In October, November and December, nearly 6 million people receive an invitation for the annual flu jab from their family doctor or general practitioner (GP general practitioner (general practitioner)).
The flu jab is for people aged 60 years and older, and for adults and children who have certain medical conditions.
The flu jab is not required. Everyone can decide for themselves whether or not to have the flu jab when it is offered.
Flu is worse than a cold
When you have flu, you suddenly develop a high fever, along with a headache, aching muscles and cold chills. It can take 1 to 3 weeks for you to recover. Flu is caused by the influenza (flu) virus. It is an infectious respiratory disease, which means it affects your airways and is catching. The common cold and the actual flu are often mixed up when people are describing the kind of illness they have.
Flu is highly contagious
The flu virus is spread by talking, coughing or sneezing. It spreads easily in enclosed spaces where people are close together, especially if the space is not well ventilated – like a train or bus, school or childcare centre. Viruses can also be transmitted by touch, via hands and objects like doorknobs. For example, if someone grasps a doorknob and then touches their mouth, nose or eyes, they could be infected.
1 in 10 people get the flu
The World Health Organisation estimates that 5 to 10% of adults get the flu every year, and 20 to 30% of children. Figures from the Netherlands show similar infection rates. The percentage can differ from year to year, which is why it is shown as an average over several years.
2700 people die from the consequences of flu every year
Although the averages can differ significantly from season to season, researchers estimate that somewhere between 1400 and 2700 people die every year as a result of the flu, on average. This conclusion is based on research from 1999-2009. Recent studies show that these figures are even higher.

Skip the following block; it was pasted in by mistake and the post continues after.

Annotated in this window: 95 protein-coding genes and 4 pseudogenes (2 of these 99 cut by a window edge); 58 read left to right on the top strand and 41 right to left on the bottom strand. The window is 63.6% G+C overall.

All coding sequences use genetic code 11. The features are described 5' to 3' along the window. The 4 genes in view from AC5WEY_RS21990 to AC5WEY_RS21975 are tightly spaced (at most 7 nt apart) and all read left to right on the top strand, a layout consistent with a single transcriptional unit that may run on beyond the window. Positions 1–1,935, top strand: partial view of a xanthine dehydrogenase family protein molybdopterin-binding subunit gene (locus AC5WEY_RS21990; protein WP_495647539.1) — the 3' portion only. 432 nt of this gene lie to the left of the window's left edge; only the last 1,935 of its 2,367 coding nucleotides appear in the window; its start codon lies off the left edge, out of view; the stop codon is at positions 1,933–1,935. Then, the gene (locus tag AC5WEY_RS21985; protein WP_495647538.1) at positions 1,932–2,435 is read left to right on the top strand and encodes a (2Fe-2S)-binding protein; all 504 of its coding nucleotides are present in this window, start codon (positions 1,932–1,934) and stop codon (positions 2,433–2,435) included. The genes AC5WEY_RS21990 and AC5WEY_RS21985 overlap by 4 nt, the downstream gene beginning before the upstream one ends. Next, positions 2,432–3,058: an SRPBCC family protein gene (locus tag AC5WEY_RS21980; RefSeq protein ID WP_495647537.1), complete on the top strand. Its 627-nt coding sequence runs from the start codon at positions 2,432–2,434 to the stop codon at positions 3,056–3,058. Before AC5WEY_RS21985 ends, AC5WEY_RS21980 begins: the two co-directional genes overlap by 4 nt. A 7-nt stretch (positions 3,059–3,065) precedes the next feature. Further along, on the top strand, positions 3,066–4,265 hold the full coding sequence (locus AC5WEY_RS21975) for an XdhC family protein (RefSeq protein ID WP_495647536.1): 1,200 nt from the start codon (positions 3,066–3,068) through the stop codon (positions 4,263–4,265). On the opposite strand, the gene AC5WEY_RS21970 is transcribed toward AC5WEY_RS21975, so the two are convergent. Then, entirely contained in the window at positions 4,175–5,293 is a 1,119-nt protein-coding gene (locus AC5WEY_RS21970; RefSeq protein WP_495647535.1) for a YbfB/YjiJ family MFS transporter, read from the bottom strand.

Possible consequences of flu
Pneumonia or heart problems
Most people who get the flu only develop a respiratory infection. They are usually completely recovered from the infection within 1 to 3 weeks. Some people become severely ill from the flu and can develop complications. The most common complication is pneumonia. Other serious complications include a heart attack or heart failure.
An existing illness may grow worse
If you already have a chronic illness, the symptoms of your illness may temporarily grow worse if you get the flu. This is relevant for people who have diabetes, lung disorders, heart conditions or kidney disorders. For example, people who have asthma could have more frequent or more severe asthma attacks while they have the flu.
Possibility of permanent health effects
If you have a severe case of the flu, or if you develop complications, your health may not be as good as it was before, even after you recover from the flu. In addition, a pre-existing chronic illness may become permanently worse as a result of the flu.
The flu jab gives protection
The flu jab is the best protection against flu.
By getting the flu jab, you also help protect others.
40% less chance of flu
You are 40% less likely to catch the flu if you get the flu jab. This is an average risk reduction. The risk differs from season to season, depending on developments in each virus during the season. Other factors that influence the effectiveness of the flu jab include people’s age, how strong their immune system is, and whether or not they were vaccinated.
Caught the flu? Often less seriously ill
If you catch the flu even after having the flu jab, you will generally be less seriously ill. Research among large groups of people shows that the flu jab lowers the risk of serious illness even if you do get the flu. This effect is difficult to pinpoint at an individual level; more research is still being done.
The flu jab helps you stay as healthy and active as possible.
If you get the flu jab, you are more likely to stay healthy – and if you do get the flu, you are more likely to recover faster and more fully.
A new flu vaccine every year
Different flu viruses
The flu virus is constantly changing. As a result, there are many different varieties of flu virus, and they are different every winter.
Fresh flu jab every year
To respond to the changing viruses, the flu jab is slightly different every year. Experts predict which viruses they expect to see in the upcoming winter season. This year’s flu jab offers protection from the predicted viruses. Sometimes the flu virus is different than expected, or a different virus is more common. In that case, the flu jab is slightly less effective, but still offers protection.